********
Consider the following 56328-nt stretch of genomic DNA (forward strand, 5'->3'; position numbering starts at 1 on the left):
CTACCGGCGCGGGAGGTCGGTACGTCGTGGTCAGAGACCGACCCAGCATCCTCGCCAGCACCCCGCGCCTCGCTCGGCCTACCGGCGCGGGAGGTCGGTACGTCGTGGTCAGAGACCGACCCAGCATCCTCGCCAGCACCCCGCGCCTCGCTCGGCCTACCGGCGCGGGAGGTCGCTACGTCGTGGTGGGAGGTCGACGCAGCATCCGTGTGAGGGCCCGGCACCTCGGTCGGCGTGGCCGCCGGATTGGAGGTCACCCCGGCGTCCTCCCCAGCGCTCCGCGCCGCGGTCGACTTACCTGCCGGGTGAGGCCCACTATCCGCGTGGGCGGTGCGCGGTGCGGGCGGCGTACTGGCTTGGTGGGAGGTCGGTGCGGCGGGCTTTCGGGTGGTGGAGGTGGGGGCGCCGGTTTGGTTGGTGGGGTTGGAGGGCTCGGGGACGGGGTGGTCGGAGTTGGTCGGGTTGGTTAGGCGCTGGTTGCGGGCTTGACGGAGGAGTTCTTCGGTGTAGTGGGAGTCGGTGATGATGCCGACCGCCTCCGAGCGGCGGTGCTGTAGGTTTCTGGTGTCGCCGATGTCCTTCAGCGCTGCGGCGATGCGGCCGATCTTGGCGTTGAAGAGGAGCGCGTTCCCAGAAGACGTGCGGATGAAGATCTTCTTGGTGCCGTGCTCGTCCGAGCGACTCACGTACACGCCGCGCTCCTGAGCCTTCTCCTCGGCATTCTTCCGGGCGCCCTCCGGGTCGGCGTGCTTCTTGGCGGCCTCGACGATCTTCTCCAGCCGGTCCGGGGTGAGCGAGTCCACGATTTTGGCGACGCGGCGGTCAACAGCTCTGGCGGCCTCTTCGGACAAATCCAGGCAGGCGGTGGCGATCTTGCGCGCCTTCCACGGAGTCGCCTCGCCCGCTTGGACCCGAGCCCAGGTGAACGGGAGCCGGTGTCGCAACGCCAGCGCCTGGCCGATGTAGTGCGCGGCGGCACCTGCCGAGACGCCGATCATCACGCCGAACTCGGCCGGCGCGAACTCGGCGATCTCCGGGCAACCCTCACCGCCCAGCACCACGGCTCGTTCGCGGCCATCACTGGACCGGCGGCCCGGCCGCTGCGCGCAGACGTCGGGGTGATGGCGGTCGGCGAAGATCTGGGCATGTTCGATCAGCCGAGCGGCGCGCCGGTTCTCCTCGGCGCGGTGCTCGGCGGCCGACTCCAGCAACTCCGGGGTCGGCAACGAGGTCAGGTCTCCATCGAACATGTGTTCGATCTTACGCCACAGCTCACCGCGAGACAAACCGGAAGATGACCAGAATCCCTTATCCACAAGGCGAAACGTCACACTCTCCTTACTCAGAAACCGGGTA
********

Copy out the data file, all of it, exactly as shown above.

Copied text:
Consider the following 56328-nt stretch of genomic DNA (forward strand, 5'->3'; position numbering starts at 1 on the left):
CTACCGGCGCGGGAGGTCGGTACGTCGTGGTCAGAGACCGACCCAGCATCCTCGCCAGCACCCCGCGCCTCGCTCGGCCTACCGGCGCGGGAGGTCGGTACGTCGTGGTCAGAGACCGACCCAGCATCCTCGCCAGCACCCCGCGCCTCGCTCGGCCTACCGGCGCGGGAGGTCGCTACGTCGTGGTGGGAGGTCGACGCAGCATCCGTGTGAGGGCCCGGCACCTCGGTCGGCGTGGCCGCCGGATTGGAGGTCACCCCGGCGTCCTCCCCAGCGCTCCGCGCCGCGGTCGACTTACCTGCCGGGTGAGGCCCACTATCCGCGTGGGCGGTGCGCGGTGCGGGCGGCGTACTGGCTTGGTGGGAGGTCGGTGCGGCGGGCTTTCGGGTGGTGGAGGTGGGGGCGCCGGTTTGGTTGGTGGGGTTGGAGGGCTCGGGGACGGGGTGGTCGGAGTTGGTCGGGTTGGTTAGGCGCTGGTTGCGGGCTTGACGGAGGAGTTCTTCGGTGTAGTGGGAGTCGGTGATGATGCCGACCGCCTCCGAGCGGCGGTGCTGTAGGTTTCTGGTGTCGCCGATGTCCTTCAGCGCTGCGGCGATGCGGCCGATCTTGGCGTTGAAGAGGAGCGCGTTCCCAGAAGACGTGCGGATGAAGATCTTCTTGGTGCCGTGCTCGTCCGAGCGACTCACGTACACGCCGCGCTCCTGAGCCTTCTCCTCGGCATTCTTCCGGGCGCCCTCCGGGTCGGCGTGCTTCTTGGCGGCCTCGACGATCTTCTCCAGCCGGTCCGGGGTGAGCGAGTCCACGATTTTGGCGACGCGGCGGTCAACAGCTCTGGCGGCCTCTTCGGACAAATCCAGGCAGGCGGTGGCGATCTTGCGCGCCTTCCACGGAGTCGCCTCGCCCGCTTGGACCCGAGCCCAGGTGAACGGGAGCCGGTGTCGCAACGCCAGCGCCTGGCCGATGTAGTGCGCGGCGGCACCTGCCGAGACGCCGATCATCACGCCGAACTCGGCCGGCGCGAACTCGGCGATCTCCGGGCAACCCTCACCGCCCAGCACCACGGCTCGTTCGCGGCCATCACTGGACCGGCGGCCCGGCCGCTGCGCGCAGACGTCGGGGTGATGGCGGTCGGCGAAGATCTGGGCATGTTCGATCAGCCGAGCGGCGCGCCGGTTCTCCTCGGCGCGGTGCTCGGCGGCCGACTCCAGCAACTCCGGGGTCGGCAACGAGGTCAGGTCTCCATCGAACATGTGTTCGATCTTACGCCACAGCTCACCGCGAGACAAACCGGAAGATGACCAGAATCCCTTATCCACAAGGCGAAACGTCACACTCTCCTTACTCAGAAACCGGGTA